Fruits & Vegetables
Growing this sweet, tropical fruit sometimes requires careful hand-pollination with a paint brush.
The soft, dragon-like skin coating the cherimoya makes it look more like a fruit out of a fairy tale than one found along roadsides stretching down the western coast of South America. The thick-skinned fruit has such a soft, custardy heart, that rarely does it face more than a spoon or a few drops of citrus before finding its refreshing way into the mouths and stomachs of satisfied eaters.
While delightful in its simplicity, the creaminess of cherimoya also makes it a welcome addition to milkshakes and sherbets, and a refreshing infusion with water and citrus. Its tropical flavor can be compared to a blend of pineapple, banana, and papaya, though those who have tried soursop (also known as custard apple or guanabana) will be clued in to its bright, tropical flavor and luxurious texture. The first step in any preparation, however, is removing the cherimoya’s shiny black seeds, which can be toxic.
Indigenous to the Andean valleys around Ecuador, Colombia, and Bolivia, and once enjoyed by the Incas, cherimoya has been consumed for centuries. But for many modern farmers, this sweet treat plays hard to grow. In most regions outside its native habitat, cherimoya must be hand-pollinated. About a month after the tree loses its leaves and new foliage and flowers begin to grow, farmers must collect pollen from male blossoms and transfer the grains, using a paint brush, directly to the female flowers. The work pays off, however: Hand-pollinated flowers tend to form bigger, rounder fruits and have allowed some regions to successfully cultivate the cherimoya.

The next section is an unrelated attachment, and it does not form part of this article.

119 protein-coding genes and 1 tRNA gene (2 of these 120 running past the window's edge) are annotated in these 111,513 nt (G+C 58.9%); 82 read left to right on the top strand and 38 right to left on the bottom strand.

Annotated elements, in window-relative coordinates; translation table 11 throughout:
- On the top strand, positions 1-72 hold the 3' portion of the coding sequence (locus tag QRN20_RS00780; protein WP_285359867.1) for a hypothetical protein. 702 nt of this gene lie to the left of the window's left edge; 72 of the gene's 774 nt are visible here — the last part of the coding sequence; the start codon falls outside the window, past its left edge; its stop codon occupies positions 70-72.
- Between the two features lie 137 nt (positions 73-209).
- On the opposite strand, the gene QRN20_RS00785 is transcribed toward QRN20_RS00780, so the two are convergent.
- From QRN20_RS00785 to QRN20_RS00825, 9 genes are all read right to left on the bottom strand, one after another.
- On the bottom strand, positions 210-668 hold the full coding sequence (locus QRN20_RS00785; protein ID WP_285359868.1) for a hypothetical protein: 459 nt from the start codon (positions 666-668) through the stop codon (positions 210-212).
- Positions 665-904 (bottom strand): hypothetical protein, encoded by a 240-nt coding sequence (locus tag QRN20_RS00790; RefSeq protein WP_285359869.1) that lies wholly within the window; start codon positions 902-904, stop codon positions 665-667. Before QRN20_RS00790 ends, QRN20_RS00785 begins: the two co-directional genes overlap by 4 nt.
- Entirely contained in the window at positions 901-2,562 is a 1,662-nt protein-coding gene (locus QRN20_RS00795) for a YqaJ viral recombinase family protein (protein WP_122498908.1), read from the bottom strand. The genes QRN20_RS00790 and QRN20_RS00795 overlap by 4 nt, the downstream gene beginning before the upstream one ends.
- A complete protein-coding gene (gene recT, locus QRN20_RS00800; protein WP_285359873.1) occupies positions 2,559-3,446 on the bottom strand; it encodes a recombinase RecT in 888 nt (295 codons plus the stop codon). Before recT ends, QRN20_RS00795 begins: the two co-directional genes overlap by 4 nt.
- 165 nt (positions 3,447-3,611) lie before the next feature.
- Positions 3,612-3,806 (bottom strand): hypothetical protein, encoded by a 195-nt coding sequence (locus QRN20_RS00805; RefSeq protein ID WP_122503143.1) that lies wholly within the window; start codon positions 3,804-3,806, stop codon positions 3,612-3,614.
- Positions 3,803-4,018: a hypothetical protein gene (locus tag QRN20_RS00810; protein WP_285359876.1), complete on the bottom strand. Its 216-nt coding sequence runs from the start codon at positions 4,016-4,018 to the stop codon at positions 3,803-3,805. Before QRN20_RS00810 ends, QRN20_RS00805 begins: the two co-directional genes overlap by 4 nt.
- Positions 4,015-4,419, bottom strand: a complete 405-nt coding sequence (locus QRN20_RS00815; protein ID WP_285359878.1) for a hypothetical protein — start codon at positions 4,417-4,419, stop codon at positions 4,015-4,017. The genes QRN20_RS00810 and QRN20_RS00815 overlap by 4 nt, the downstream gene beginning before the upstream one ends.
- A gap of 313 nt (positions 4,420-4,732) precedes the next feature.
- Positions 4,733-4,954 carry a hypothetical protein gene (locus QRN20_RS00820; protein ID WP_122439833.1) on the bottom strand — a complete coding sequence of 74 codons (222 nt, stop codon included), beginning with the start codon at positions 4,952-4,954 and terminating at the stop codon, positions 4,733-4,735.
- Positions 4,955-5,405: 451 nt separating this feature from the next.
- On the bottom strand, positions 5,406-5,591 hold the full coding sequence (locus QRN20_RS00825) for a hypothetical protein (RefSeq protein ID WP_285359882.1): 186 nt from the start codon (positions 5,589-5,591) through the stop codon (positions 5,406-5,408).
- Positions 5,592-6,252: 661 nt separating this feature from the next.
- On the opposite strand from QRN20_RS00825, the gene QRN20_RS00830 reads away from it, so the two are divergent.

That said, the manual labor required to bring cherimoya to fruition means that it remains an infrequent find outside of its native tropics. However, even the adventure-chasing Mark Twain describes the “rare and curious” cherimoya as “deliciousness itself,” and a luxury well worth the pursuit.